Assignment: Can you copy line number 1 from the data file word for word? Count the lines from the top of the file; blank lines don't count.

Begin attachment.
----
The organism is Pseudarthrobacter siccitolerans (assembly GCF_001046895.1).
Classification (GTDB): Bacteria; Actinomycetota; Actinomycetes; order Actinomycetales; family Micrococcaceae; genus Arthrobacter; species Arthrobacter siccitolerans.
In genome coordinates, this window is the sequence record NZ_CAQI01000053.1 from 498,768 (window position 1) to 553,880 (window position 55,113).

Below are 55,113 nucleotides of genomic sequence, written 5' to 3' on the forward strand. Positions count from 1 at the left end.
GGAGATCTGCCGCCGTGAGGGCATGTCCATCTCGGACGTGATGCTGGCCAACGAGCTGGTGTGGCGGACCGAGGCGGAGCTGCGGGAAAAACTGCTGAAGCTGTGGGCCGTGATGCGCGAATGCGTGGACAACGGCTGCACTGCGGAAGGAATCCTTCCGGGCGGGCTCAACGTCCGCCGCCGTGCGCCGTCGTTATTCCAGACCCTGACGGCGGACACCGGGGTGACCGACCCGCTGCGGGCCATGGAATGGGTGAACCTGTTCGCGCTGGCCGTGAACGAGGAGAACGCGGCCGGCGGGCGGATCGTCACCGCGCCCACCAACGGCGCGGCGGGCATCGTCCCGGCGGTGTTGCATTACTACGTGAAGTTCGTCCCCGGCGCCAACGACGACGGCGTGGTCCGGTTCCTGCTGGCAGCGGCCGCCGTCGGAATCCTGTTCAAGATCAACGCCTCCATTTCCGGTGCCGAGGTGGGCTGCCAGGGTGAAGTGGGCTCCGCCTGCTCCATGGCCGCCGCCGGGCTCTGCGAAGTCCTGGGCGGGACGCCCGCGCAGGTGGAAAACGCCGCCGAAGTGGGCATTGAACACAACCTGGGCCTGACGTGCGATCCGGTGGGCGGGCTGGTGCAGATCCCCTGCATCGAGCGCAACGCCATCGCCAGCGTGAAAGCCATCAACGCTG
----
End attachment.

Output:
The organism is Pseudarthrobacter siccitolerans (assembly GCF_001046895.1).